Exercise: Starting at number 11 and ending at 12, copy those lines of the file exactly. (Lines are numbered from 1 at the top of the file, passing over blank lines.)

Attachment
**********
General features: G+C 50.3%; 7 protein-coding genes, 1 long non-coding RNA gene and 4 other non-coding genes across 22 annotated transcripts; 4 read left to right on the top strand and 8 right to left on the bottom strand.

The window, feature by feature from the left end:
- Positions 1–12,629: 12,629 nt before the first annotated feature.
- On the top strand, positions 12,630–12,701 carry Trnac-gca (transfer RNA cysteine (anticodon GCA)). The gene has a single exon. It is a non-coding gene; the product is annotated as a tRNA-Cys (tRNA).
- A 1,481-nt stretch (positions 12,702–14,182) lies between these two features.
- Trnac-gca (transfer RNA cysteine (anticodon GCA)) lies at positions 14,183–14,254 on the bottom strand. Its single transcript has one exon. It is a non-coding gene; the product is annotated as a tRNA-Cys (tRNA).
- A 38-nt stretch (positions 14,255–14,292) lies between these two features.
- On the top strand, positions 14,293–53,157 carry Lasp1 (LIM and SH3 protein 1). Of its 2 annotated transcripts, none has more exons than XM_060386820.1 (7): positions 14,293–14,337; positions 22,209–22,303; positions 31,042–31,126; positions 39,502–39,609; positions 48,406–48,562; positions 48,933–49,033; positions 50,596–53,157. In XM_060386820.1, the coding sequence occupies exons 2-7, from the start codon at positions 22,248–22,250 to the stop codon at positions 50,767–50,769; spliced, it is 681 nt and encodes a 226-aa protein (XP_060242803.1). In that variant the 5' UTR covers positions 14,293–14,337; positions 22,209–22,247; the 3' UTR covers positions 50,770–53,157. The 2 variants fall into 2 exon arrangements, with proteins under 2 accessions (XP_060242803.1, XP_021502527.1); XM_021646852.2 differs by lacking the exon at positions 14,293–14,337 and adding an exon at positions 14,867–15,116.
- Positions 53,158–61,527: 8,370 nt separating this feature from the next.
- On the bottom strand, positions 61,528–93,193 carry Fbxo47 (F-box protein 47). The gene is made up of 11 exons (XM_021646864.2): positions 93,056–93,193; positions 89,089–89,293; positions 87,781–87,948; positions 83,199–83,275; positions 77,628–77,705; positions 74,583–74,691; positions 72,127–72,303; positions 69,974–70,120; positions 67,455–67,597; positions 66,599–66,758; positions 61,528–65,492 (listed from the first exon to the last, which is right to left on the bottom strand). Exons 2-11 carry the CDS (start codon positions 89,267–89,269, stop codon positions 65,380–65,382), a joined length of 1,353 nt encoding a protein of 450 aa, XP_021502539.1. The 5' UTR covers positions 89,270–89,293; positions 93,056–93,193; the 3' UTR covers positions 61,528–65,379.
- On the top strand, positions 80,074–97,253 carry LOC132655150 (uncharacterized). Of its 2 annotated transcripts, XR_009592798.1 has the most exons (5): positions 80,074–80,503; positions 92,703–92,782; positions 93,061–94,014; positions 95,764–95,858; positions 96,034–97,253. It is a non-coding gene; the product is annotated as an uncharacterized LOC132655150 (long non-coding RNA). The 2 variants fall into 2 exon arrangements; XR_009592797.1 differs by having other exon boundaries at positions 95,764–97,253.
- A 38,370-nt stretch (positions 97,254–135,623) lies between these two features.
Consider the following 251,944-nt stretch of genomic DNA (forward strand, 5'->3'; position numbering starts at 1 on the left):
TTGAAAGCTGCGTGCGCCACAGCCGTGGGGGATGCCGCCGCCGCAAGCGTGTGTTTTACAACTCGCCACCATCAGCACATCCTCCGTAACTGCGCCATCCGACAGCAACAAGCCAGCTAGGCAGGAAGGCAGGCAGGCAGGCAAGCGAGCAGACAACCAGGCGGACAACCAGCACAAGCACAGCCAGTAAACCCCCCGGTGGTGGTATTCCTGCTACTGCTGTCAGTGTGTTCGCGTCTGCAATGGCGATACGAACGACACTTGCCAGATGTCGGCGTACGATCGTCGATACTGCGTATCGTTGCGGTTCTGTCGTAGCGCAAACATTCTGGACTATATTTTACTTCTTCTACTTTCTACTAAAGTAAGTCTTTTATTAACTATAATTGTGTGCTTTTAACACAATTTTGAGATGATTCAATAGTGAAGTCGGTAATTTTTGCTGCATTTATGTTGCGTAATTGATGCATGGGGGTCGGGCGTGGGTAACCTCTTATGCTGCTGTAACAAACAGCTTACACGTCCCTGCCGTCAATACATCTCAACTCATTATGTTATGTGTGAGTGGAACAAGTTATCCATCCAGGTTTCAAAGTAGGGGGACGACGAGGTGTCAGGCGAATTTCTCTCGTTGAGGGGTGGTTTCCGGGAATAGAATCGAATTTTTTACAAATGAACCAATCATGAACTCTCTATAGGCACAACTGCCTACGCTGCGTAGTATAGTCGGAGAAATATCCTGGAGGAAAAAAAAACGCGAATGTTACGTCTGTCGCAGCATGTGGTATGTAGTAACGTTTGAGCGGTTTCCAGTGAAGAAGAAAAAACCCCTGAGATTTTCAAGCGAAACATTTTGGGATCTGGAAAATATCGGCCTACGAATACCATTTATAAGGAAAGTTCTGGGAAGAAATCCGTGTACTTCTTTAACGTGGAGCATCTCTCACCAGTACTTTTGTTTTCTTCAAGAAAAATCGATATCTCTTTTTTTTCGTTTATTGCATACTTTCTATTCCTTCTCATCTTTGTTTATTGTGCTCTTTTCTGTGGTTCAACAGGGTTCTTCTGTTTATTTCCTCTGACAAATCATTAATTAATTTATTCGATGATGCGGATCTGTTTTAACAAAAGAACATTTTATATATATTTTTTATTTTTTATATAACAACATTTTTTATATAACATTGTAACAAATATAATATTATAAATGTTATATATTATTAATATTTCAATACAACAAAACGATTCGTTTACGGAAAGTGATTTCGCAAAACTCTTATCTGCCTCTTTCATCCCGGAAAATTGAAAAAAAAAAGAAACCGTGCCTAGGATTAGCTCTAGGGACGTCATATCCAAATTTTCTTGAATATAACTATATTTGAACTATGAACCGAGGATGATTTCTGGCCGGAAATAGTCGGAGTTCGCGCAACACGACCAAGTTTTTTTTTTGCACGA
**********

- On the top strand, positions 80,074–97,253 carry LOC132655150 (uncharacterized). Of its 2 annotated transcripts, XR_009592798.1 has the most exons (5): positions 80,074–80,503; positions 92,703–92,782; positions 93,061–94,014; positions 95,764–95,858; positions 96,034–97,253. It is a non-coding gene; the product is annotated as an uncharacterized LOC132655150 (long non-coding RNA). The 2 variants fall into 2 exon arrangements; XR_009592797.1 differs by having other exon boundaries at positions 95,764–97,253.
- A 38,370-nt stretch (positions 97,254–135,623) lies between these two features.